Geotagged at Berlin Tegel Airport (52.5545447,13.2899969)

Cartographically Speaking; Data (Lots), Maps (Not So Much), Problems (Many)

In September I'll be at the 46th. Annual Society of Cartographers Summer School at the University of Manchester where I'm lucky enough to have been asked to give a talk on geographic data. This topic should come as no surprise to anyone who's come across one of my blog posts.

I'll be talking about Welcome To The World Of The Geo Data Silo; Where Closed Data Is Open And Open Data Is Closed; the talk abstract is now up on the SoC web site and it's reproduced below.

We've been mapping the world around us for centuries, even before the Mappa Mundi first appeared in Hereford Cathedral. But now, as location becomes ubiquitous (if you have a smartphone and you're not in an urban canyon), as the major and minor players coalesce into the nebulous thing we call the "geo industry" and as there's sources of geographic data everywhere, suddenly the map isn't the important thing anymore. Now, it's all about the data.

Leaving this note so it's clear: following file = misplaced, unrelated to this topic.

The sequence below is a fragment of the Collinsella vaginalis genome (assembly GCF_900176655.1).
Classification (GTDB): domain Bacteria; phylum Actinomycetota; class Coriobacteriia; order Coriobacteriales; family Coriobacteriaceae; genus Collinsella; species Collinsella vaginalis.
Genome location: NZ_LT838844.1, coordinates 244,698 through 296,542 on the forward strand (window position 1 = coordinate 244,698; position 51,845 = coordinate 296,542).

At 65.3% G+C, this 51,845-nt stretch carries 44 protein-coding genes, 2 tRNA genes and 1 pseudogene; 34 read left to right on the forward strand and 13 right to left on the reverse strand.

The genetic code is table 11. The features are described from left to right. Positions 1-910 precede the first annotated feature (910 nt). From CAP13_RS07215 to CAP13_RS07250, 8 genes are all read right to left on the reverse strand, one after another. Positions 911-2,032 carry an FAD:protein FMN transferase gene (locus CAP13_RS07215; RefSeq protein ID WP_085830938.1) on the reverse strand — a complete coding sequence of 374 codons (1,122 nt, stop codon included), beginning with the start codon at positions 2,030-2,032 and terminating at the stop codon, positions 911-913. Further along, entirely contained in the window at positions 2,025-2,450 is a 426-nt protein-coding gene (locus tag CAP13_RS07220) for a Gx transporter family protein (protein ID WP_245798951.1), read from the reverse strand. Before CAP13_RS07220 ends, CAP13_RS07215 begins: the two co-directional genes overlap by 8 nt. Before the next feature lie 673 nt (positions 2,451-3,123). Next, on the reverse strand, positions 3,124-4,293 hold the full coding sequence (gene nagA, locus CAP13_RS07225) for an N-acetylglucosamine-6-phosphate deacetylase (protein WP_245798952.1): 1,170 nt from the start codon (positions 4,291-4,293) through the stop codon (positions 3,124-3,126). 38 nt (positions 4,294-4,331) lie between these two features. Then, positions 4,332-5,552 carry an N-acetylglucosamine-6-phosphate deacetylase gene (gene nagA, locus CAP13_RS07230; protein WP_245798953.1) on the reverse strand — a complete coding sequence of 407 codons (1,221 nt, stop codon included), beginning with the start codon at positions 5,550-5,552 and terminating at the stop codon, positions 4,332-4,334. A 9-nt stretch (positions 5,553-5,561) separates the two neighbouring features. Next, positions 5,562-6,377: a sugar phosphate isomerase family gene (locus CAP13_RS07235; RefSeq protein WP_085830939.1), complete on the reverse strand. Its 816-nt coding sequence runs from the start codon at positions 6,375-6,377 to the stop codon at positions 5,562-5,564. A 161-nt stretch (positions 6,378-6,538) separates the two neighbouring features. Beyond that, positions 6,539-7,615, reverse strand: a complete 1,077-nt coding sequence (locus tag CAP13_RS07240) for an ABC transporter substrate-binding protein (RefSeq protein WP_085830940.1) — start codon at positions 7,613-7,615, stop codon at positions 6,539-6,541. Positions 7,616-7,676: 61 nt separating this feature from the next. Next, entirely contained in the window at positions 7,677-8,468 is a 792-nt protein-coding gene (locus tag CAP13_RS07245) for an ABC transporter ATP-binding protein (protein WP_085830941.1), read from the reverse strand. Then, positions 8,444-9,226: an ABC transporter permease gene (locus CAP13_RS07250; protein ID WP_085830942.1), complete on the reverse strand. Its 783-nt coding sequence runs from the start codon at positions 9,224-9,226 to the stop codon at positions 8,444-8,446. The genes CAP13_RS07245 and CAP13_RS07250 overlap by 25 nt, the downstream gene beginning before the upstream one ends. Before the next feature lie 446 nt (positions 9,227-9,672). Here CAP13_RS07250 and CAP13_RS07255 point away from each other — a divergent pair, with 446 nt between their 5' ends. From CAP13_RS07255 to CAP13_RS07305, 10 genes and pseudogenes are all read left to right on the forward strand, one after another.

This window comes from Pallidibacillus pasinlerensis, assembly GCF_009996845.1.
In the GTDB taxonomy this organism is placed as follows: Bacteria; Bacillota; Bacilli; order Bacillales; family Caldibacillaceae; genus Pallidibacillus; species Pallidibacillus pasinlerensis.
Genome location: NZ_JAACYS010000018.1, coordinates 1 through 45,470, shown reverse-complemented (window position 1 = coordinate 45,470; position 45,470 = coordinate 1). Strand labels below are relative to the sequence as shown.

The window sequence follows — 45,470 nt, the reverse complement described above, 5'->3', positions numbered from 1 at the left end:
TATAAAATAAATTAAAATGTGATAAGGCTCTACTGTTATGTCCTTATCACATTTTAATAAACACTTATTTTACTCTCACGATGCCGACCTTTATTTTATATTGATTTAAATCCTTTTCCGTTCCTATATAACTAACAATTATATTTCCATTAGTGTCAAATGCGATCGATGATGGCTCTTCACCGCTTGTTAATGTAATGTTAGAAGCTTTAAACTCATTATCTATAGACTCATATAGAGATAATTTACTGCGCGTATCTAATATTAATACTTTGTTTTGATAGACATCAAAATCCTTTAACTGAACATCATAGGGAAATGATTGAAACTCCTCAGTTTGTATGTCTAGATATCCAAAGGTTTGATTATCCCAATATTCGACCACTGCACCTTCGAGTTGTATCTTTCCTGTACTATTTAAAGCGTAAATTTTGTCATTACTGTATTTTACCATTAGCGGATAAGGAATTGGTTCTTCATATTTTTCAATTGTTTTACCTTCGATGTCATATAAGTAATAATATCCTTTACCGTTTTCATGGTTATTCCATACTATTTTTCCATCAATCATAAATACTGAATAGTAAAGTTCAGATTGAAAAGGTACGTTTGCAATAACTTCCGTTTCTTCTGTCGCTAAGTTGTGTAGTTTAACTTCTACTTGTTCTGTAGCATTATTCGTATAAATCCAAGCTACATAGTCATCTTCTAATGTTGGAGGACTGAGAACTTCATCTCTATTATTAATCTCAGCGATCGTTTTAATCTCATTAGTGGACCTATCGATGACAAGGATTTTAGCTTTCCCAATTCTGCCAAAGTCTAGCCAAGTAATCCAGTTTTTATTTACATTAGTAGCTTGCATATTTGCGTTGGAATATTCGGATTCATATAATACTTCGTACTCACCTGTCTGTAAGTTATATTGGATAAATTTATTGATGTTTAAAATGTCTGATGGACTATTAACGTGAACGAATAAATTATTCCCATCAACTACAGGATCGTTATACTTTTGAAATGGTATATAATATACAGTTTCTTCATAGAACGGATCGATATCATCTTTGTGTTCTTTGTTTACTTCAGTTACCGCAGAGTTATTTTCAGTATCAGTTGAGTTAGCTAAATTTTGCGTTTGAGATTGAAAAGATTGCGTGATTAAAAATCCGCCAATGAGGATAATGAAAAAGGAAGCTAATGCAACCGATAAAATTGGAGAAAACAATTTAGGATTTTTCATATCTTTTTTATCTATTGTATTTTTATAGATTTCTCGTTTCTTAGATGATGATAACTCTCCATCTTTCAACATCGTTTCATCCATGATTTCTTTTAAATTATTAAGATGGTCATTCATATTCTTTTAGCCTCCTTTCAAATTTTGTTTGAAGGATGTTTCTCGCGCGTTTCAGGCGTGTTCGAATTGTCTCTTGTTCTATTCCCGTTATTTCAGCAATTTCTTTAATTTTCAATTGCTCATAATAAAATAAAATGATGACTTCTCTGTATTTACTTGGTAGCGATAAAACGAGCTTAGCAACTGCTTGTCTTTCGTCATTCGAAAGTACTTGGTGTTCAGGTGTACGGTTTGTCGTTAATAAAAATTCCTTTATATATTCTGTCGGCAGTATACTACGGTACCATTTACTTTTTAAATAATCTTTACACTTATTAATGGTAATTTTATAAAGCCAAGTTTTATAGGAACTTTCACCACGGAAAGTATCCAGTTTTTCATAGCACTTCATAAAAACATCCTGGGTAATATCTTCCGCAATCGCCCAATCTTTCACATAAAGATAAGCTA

At this year's Where 2.0 in the heart of Silicon Valley, a veritable geo-fest if ever there was one, the map was strangely absent. Instead we have data, lots of data.

data slide

Some of it commercial and authoritative (Navteq and Teleatlas), some of it niche and authoritative (Urban Mapping), some of it country specific and authoritative (Britain's Ordnance Survey) and some of it crowd sourced and growing aggressively (OpenStreetMap). But there's also data from unlikely allies, from geo-tagged photos (Flickr), from location based social networking services (FourSquare and Gowalla) and from forward thinking experimental authorities (Vancouver's Open Data Catalogue).

Data, data everywhere. Some physical, some spatial, some subjective, some colloquial. But all of it locked in its own private little data silo. There's much irony here as well, as previously proprietary data becomes unlocked and open (Ordnance Survey) and open, crowd sourced data become locked behind a well meaning but restrictive license.

You could call this Geo-Babel and we're in the midst of it right now. How can we recognise this and, more importantly, how can we as part of the geo industry dig ourselves out of this hole?

... now I just need to write the talk and the accompanying slide deck in time.

Photo Credits: bionicteaching on Flickr

Gary Gale

I'm Gary ... a Husband, Father, CTO at Kamma, geotechnologist, map geek, coffee addict, Sci-fi fan, UNIX and Mac user